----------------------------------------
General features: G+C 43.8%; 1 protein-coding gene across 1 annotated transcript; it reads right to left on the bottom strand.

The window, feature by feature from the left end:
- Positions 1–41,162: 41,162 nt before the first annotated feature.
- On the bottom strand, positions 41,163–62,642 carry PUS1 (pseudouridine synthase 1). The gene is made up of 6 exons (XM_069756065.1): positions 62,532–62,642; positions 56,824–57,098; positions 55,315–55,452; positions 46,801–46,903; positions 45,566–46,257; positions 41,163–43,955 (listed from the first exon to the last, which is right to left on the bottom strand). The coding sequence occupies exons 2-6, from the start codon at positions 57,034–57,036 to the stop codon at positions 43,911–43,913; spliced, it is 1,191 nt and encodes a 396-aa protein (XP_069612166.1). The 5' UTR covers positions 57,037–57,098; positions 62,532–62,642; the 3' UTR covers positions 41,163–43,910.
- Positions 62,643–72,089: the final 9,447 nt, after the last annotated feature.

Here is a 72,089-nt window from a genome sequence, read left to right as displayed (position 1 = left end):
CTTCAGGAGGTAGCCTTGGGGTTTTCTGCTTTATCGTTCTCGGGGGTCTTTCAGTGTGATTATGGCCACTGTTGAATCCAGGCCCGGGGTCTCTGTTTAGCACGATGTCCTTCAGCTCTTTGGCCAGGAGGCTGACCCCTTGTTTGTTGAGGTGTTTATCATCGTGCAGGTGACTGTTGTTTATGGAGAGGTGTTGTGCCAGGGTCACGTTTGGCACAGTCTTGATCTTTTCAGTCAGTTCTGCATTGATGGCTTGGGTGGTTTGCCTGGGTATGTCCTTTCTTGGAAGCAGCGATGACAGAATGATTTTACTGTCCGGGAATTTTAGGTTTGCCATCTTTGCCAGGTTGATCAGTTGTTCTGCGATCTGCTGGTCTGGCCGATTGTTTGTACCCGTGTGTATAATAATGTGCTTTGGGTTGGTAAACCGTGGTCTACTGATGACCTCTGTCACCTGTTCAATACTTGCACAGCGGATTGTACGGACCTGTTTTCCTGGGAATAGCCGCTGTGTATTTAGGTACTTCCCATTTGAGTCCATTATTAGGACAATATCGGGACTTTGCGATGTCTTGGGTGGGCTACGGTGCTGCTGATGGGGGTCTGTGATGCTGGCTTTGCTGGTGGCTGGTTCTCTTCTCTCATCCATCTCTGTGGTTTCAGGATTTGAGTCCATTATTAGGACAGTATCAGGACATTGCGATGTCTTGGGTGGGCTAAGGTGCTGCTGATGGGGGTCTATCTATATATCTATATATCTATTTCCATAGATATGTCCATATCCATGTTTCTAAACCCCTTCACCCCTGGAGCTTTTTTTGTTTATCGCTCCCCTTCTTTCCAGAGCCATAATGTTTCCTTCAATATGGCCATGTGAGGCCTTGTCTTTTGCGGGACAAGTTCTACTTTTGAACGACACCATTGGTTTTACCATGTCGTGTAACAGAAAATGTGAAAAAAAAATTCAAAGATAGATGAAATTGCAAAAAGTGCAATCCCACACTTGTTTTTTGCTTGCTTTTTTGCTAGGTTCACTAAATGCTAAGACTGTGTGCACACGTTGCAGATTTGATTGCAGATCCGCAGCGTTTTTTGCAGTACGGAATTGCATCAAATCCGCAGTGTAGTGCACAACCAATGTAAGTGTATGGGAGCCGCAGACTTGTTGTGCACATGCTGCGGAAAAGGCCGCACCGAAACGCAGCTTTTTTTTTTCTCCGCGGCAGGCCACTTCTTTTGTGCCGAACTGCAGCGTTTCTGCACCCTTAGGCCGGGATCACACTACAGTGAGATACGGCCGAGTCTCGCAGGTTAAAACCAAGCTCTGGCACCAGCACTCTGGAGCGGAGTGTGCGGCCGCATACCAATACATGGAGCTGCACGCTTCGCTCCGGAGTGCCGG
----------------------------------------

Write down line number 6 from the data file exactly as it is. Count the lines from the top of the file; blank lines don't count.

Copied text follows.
Here is a 72,089-nt window from a genome sequence, read left to right as displayed (position 1 = left end):